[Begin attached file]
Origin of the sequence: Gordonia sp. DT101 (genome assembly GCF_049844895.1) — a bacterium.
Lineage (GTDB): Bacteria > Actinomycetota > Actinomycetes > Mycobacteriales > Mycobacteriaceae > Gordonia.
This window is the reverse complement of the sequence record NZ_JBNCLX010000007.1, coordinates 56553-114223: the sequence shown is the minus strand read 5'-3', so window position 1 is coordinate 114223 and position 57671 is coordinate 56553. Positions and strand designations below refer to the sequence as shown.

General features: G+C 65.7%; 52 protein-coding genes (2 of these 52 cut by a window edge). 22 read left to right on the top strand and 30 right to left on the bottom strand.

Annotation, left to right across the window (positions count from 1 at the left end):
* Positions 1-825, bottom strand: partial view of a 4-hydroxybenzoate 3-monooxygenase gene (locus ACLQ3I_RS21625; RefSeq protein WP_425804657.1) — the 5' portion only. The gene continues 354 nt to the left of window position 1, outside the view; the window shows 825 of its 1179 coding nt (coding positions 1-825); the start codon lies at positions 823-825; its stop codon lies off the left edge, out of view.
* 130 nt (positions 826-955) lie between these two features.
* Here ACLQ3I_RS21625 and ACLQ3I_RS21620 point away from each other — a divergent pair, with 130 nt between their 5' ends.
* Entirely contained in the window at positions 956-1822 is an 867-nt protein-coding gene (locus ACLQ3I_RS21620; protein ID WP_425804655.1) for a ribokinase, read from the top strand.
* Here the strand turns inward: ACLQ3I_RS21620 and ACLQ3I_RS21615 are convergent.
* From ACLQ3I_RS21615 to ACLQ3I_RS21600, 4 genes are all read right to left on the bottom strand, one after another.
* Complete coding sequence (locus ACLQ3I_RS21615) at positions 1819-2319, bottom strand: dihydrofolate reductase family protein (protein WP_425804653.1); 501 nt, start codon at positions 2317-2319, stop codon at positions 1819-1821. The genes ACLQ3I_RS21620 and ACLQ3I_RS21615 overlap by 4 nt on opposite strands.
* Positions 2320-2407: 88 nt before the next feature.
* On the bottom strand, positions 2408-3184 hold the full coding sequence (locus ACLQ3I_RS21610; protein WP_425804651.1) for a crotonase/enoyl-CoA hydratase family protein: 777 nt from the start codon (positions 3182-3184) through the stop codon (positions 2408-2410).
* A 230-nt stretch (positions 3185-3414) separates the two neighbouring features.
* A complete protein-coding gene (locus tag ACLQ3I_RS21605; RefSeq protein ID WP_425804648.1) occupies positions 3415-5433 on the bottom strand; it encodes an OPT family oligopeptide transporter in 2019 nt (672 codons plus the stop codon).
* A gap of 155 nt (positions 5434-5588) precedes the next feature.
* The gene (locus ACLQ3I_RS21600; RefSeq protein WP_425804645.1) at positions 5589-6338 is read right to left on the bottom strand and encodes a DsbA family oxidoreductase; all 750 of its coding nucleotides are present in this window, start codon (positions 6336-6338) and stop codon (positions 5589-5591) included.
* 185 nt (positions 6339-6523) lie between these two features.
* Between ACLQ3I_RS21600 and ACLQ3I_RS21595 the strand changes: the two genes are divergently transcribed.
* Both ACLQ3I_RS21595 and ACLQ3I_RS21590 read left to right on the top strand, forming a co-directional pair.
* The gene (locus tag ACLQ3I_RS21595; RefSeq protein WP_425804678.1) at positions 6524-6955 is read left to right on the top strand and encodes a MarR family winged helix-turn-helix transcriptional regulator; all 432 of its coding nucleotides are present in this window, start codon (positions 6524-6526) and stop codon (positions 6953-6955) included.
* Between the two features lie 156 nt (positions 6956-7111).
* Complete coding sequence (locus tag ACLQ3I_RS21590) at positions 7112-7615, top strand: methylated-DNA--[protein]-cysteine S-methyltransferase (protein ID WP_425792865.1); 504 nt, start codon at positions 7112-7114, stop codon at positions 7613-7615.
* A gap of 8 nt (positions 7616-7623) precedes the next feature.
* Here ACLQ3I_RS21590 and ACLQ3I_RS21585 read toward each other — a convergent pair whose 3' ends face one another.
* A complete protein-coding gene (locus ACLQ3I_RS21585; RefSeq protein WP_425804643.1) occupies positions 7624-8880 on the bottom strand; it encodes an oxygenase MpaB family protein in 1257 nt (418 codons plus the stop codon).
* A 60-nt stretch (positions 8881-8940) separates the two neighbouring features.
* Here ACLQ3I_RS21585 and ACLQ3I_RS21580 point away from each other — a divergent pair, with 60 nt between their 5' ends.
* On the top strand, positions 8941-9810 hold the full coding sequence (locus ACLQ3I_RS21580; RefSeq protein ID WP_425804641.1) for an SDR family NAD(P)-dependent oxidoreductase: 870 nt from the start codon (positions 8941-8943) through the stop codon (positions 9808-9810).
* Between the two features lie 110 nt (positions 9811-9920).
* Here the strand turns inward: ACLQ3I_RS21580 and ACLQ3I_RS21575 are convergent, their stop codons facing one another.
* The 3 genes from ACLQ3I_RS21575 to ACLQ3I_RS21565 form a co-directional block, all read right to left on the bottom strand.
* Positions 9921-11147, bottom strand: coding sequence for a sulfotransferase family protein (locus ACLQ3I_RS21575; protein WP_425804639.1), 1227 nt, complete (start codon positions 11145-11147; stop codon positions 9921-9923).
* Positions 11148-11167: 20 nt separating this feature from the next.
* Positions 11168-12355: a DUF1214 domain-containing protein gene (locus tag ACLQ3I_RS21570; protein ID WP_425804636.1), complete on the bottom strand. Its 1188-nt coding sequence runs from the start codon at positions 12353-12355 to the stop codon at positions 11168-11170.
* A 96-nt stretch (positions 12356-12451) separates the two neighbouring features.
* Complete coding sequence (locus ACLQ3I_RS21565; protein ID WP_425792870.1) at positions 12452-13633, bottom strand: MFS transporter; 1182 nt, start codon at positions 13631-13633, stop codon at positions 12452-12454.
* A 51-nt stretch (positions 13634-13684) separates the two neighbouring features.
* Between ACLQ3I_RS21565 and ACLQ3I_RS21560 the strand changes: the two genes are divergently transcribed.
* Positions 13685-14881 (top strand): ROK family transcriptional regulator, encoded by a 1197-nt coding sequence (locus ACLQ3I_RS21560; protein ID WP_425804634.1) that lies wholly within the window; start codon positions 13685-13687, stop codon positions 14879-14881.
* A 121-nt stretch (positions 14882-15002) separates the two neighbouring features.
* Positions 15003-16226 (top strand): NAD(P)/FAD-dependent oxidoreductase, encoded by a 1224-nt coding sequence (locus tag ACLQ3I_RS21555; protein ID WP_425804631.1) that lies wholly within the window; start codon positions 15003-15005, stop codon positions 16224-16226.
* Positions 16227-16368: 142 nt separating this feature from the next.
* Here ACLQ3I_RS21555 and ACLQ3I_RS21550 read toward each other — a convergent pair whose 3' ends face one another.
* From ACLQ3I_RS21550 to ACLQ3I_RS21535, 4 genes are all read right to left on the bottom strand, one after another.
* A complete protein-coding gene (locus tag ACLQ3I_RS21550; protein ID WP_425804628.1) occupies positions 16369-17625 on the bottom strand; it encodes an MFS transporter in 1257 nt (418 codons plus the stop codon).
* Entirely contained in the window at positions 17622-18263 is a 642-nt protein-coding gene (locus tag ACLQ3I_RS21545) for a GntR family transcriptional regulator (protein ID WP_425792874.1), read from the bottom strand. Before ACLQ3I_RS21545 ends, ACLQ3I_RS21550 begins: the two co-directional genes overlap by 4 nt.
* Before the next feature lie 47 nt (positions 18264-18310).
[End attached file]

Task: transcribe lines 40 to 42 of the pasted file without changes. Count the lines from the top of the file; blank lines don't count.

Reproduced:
* Between ACLQ3I_RS21565 and ACLQ3I_RS21560 the strand changes: the two genes are divergently transcribed.
* Positions 13685-14881 (top strand): ROK family transcriptional regulator, encoded by a 1197-nt coding sequence (locus ACLQ3I_RS21560; protein ID WP_425804634.1) that lies wholly within the window; start codon positions 13685-13687, stop codon positions 14879-14881.
* A 121-nt stretch (positions 14882-15002) separates the two neighbouring features.